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DOE sees rationing as US acts vs Iran

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BY JOHN LOURENZE POQUIZ

The Department of Energy is readying its contingency plan in the event that the problem in Iran escalates and results in a local fuel supply shortage.

Energy Undersecretary Jose Layug said that the DOE is looking at mechanism where the government would ration fuel consumption in the event supplies become tight.

“We are reviewing our contingency plan. Part of that is cutting down consumption,” Layug told Malaya Business Insight.

“We would have a mechanism where people would be given allocations on the oil they consume. It’s a form of rationing,” he added.

Layug said that the Philippines sources only less than 1 percent of its requirements from Iran.

He said, however, local fuel supply would be threatened if the Strait of Hormuz, which is adjacent to Iran, would be blocked.

The strait is the only passage for ships carrying petroleum from major oil-exporting countries on the Arabian peninsula.

Layug said that because of the supply threats, world oil prices have been going up in past weeks, influencing local pump prices.

“In terms of Iran, (we source a) very small (amount). Less than 1 percent. But more importantly, ever since Iran test-fired its missiles (last week), the international market has gone up,” he said.

“In fact, for the past few weeks, the major reason for the price hikes is Iran. Prices in the international market have gone up,” he added.

Last week, oil firms raised the prices of their unleaded and premium gasoline products by P0.90 per liter. The price of regular gasoline went up P0.60 per liter, while diesel rose P0.30 per liter.

The sanctions approved by President Barack Obama on New Year’s Eve have highlighted the importance of Iranian oil supplies to East Asia’s energy-hungry economies. They have led to a clash of interests between Washington and key commercial and strategic partners over efforts to stop Iran’s nuclear program.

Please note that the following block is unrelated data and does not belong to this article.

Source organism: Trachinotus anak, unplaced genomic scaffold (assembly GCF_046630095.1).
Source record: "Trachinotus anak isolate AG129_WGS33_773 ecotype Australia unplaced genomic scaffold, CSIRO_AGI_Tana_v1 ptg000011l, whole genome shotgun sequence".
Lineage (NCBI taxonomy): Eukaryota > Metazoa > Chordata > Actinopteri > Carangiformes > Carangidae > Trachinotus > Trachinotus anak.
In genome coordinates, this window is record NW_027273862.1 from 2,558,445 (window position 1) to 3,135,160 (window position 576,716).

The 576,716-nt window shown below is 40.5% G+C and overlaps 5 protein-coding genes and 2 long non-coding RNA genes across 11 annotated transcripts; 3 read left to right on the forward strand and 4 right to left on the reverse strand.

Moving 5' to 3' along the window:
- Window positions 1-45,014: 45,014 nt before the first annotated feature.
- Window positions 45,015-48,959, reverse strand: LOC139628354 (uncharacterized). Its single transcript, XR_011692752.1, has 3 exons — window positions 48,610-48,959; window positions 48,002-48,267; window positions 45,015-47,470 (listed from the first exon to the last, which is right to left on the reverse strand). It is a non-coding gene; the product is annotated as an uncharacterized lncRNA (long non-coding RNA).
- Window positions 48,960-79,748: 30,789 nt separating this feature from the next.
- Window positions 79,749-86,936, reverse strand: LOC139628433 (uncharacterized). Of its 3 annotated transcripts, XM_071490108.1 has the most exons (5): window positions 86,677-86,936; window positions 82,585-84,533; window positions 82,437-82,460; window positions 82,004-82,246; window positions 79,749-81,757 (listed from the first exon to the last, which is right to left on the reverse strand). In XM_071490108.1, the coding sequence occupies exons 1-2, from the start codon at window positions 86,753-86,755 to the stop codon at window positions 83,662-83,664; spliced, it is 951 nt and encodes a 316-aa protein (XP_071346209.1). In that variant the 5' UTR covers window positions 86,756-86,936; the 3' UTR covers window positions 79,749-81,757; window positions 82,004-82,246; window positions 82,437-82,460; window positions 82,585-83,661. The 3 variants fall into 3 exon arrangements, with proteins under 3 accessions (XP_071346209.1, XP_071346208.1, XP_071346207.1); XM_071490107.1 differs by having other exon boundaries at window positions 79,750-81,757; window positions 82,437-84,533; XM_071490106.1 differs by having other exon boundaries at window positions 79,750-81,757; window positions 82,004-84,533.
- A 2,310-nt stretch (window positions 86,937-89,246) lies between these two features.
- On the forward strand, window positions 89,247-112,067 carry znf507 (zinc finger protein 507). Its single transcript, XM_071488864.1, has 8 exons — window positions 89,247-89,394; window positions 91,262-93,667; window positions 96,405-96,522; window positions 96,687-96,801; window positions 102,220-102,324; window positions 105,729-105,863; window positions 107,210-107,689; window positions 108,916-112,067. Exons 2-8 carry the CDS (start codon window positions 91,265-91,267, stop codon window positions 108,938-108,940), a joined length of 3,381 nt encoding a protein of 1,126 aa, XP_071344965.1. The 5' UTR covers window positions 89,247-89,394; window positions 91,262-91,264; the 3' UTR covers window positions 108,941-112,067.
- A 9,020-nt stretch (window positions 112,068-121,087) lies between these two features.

China, the biggest buyer of Iran’s oil, has publicly rejected US sanctions aimed at Tehran’s energy industry, while American allies Japan and South Korea are scrambling to find a compromise to keep critical supplies flowing.

Beijing is buying less Iranian crude this month, but analysts say China is unlikely to support an oil embargo. Instead, they say, the smaller purchases might be a tactic aimed at obtaining lower prices as the West squeezes Tehran.

“We are considering our response and are closely discussing the matter with the US,” a Japanese Foreign Ministry official, Kazuhiro Kawase, was quoted by The Associated Press as saying Friday.

A South Korean foreign ministry spokesman said this week Seoul is in talks with Washington aimed at “minimizing the negative impacts” of sanctions. South Korea imports 97 percent of its oil and depends on Iran for up to 10 percent of its supplies.

China’s foreign ministry rejected the sanctions this week and called for negotiations, leaving unclear whether Beijing might defy Washington, straining relations between the world’s biggest and second-biggest economies.

“Sanctioning is not the correct approach to easing tensions,” said a ministry spokesman, Hong Lei. “China opposes the placing of one’s domestic law above international law and imposing unilateral sanctions on other countries.”

US Treasury Secretary Timothy Geithner is due to visit Beijing and Tokyo next week for talks that officials say will include the sanctions.

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